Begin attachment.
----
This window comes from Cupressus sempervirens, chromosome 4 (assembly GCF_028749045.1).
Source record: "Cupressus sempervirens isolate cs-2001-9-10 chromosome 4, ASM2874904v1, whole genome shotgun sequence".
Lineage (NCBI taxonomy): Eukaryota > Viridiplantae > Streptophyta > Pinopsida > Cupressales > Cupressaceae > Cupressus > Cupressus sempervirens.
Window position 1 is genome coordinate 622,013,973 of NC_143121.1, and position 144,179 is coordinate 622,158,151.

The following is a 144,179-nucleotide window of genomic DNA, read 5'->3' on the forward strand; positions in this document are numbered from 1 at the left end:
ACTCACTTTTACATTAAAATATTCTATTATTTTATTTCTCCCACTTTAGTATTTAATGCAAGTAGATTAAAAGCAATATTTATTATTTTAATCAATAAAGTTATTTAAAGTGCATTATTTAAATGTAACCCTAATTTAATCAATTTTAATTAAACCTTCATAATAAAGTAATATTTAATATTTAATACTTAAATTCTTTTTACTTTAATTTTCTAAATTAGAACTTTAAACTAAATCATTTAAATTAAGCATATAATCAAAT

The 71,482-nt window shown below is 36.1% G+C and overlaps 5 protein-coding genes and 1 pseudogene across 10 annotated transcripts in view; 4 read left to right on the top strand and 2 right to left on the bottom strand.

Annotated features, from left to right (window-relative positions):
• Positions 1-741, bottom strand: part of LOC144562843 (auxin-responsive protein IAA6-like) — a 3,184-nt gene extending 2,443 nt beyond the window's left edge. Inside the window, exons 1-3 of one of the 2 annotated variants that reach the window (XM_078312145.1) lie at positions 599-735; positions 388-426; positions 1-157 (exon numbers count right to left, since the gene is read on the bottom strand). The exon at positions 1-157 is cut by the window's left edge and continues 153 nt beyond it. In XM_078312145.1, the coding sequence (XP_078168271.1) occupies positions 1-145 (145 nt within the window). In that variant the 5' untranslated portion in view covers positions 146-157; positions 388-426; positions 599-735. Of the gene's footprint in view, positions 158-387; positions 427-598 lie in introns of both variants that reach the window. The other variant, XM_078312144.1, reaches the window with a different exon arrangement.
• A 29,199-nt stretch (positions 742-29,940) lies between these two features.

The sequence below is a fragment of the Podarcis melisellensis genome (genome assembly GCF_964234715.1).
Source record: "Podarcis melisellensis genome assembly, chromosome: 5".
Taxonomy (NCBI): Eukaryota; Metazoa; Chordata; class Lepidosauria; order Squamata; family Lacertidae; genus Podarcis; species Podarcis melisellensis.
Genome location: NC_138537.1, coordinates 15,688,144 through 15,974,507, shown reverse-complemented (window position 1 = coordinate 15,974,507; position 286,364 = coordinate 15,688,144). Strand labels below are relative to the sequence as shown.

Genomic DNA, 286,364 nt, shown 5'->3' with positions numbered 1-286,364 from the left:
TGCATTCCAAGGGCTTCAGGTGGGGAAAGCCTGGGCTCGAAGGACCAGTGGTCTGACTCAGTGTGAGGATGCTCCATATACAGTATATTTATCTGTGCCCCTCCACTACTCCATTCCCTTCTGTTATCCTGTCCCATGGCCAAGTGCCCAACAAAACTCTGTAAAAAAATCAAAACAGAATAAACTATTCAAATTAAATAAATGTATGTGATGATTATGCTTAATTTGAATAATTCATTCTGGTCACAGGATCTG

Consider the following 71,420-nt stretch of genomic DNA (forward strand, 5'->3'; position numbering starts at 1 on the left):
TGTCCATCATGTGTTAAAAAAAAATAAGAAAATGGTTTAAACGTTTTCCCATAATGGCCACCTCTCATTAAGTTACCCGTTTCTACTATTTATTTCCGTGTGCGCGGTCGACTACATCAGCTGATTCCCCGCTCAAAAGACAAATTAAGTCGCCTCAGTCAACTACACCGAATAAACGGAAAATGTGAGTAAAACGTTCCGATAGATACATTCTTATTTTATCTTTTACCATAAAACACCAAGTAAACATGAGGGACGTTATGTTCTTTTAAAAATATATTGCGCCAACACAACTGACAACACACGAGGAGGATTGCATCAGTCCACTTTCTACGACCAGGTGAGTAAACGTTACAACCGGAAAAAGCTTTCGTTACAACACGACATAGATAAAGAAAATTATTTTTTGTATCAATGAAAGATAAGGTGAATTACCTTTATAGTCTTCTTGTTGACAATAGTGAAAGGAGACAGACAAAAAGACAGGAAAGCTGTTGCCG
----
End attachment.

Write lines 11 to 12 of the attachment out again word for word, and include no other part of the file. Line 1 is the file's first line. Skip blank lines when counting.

The sequence below is a fragment of the Podarcis melisellensis genome (genome assembly GCF_964234715.1).
Source record: "Podarcis melisellensis genome assembly, chromosome: 5".